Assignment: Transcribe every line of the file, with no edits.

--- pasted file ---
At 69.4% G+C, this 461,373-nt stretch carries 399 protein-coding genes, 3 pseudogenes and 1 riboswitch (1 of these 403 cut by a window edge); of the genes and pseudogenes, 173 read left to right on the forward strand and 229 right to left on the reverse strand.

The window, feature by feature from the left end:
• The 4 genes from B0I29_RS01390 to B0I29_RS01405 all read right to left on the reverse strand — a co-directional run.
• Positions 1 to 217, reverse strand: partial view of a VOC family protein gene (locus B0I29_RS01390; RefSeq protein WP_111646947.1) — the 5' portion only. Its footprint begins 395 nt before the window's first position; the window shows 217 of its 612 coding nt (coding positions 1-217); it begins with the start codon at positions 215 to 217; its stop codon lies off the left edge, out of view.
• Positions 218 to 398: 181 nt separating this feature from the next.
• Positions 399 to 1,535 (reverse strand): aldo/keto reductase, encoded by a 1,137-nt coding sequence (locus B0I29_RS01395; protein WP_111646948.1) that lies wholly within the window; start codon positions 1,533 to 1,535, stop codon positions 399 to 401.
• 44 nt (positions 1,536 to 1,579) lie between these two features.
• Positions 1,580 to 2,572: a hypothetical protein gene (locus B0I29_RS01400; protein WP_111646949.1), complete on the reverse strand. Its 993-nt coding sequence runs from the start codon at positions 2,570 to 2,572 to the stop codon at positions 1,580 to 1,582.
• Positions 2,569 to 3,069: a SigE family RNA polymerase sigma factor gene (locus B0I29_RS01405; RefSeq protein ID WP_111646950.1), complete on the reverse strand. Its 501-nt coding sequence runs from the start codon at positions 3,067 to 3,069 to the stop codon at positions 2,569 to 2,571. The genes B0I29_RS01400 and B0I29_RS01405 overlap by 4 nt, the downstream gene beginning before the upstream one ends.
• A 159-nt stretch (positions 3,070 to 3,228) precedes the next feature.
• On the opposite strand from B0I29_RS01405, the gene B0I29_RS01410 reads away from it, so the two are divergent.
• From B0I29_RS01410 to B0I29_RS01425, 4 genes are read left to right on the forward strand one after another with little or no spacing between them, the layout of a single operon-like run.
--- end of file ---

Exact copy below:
At 69.4% G+C, this 461,373-nt stretch carries 399 protein-coding genes, 3 pseudogenes and 1 riboswitch (1 of these 403 cut by a window edge); of the genes and pseudogenes, 173 read left to right on the forward strand and 229 right to left on the reverse strand.

The window, feature by feature from the left end:
• The 4 genes from B0I29_RS01390 to B0I29_RS01405 all read right to left on the reverse strand — a co-directional run.
• Positions 1 to 217, reverse strand: partial view of a VOC family protein gene (locus B0I29_RS01390; RefSeq protein WP_111646947.1) — the 5' portion only. Its footprint begins 395 nt before the window's first position; the window shows 217 of its 612 coding nt (coding positions 1-217); it begins with the start codon at positions 215 to 217; its stop codon lies off the left edge, out of view.
• Positions 218 to 398: 181 nt separating this feature from the next.
• Positions 399 to 1,535 (reverse strand): aldo/keto reductase, encoded by a 1,137-nt coding sequence (locus B0I29_RS01395; protein WP_111646948.1) that lies wholly within the window; start codon positions 1,533 to 1,535, stop codon positions 399 to 401.
• 44 nt (positions 1,536 to 1,579) lie between these two features.
• Positions 1,580 to 2,572: a hypothetical protein gene (locus B0I29_RS01400; protein WP_111646949.1), complete on the reverse strand. Its 993-nt coding sequence runs from the start codon at positions 2,570 to 2,572 to the stop codon at positions 1,580 to 1,582.
• Positions 2,569 to 3,069: a SigE family RNA polymerase sigma factor gene (locus B0I29_RS01405; RefSeq protein ID WP_111646950.1), complete on the reverse strand. Its 501-nt coding sequence runs from the start codon at positions 3,067 to 3,069 to the stop codon at positions 2,569 to 2,571. The genes B0I29_RS01400 and B0I29_RS01405 overlap by 4 nt, the downstream gene beginning before the upstream one ends.
• A 159-nt stretch (positions 3,070 to 3,228) precedes the next feature.
• On the opposite strand from B0I29_RS01405, the gene B0I29_RS01410 reads away from it, so the two are divergent.
• From B0I29_RS01410 to B0I29_RS01425, 4 genes are read left to right on the forward strand one after another with little or no spacing between them, the layout of a single operon-like run.